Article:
kitchen table math, the sequel: back to the future

Saturday, February 27, 2010

back to the future



West Ashley High ninth-grader Erika Wesolek works on a grammar lesson Thursday.

A reading program given a trial run last year at West Ashley High School has been so successful that other Charleston County and neighboring Dorchester 2 high schools have taken notice and may begin using it.

In Charleston, the curriculum had been used exclusively with special education students. School Principal Mary Runyon saw those students' reading scores improving and decided to experiment and see whether it also would work for students who didn't have a disability.

The research-based curriculum, Language!, teaches English as if it were a foreign language; it breaks down its rules and explains them to students. The class focuses on the five components of reading -- from identifying sounds in words to developing vocabulary -- and the goal is to give students the foundation they need to become better readers.

[snip]

Dorchester 2 Deputy Superintendent Barbara Stroble took a group of her high school teachers to West Ashley High last week to observe the program and get a better understanding of the way it works. Although Dorchester 2, which includes Summerville area schools, is one of the state's higher-performing districts, nearly 13 percent of its freshmen can't read better than a fourth-grader, according to an analysis requested by The Post and Courier.

[snip]

"It's the old way we used to teach English," Stroble said. "A kid who's having difficulty in reading and he or she doesn't know the rules of the game, they get lost."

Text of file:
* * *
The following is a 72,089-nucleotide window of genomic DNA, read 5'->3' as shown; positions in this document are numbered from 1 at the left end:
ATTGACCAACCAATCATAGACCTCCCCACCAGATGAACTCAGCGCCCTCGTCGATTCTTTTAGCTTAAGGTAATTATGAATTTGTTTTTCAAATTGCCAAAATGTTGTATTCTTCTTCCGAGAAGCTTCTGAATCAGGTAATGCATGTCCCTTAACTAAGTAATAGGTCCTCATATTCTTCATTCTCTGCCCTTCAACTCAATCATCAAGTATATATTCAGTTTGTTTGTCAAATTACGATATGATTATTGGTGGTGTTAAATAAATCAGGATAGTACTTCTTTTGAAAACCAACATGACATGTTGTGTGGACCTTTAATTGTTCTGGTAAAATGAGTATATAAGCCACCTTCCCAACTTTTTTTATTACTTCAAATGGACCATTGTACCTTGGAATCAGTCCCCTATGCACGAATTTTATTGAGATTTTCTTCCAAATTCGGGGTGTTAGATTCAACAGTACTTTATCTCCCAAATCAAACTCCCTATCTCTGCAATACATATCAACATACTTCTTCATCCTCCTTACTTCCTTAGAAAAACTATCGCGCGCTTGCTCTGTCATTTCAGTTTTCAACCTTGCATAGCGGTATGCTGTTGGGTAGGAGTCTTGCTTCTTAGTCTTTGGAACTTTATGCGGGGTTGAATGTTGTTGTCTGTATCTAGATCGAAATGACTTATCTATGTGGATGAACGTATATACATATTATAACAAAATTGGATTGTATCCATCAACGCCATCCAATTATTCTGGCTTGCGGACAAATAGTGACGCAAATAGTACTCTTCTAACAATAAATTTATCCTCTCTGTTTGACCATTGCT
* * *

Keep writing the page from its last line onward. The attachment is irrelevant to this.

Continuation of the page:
Freshman Amber Armstrong is in the West Ashley High program this year. She always thought her reading was fine, but after being in this class, she said she feels more confident because she's learning skills that none of her previous schools taught her.

She used to skip words she didn't know, but now she tries to figure out what they mean. It's easier for her to skim through notes and pick out important points, and vocabulary isn't as much of a challenge, she said. She doesn't use slang and she uses correct verbs when speaking. She said she'd like to take the course again next year.

Giant strides
by Diette Courrege
The Post and Courier
Monday, February 22, 2010

Here in my town, it's common knowledge that the kids are gaining all their knowledge of grammar from foreign language classes.

Not from "ELA."

11 comments:

farmwifetwo said...

"The research-based curriculum, Language!, teaches English as if it were a foreign language; it breaks down its rules and explains them to students. The class focuses on the five components of reading -- from identifying sounds in words to developing vocabulary -- and the goal is to give students the foundation they need to become better readers."

Just ask a SLP who has more 'language'. The child that's been in speech therapy.... or the one that's done without... It's the one that's had the therapy and been taugh... English.

ElizabethB said...

Well, that's good, they should do it in more schools....but, why not in 1st and 2nd grade when they really need to learn how to read? (At least the phonics part.) You can teach grammar in 3rd- 6th.

It's so crazy that teachers just expect students to skip words, they don't realize that they could have almost all their students sounding out everything if they taught the right way from the beginning.

concernedCTparent said...

The Well Trained Mind (First Language Lessons) material begins teaching diagramming in third grade, but grammar begins in first grade. The rules of the English language should be taught from the very beginning. There's no reason to wait.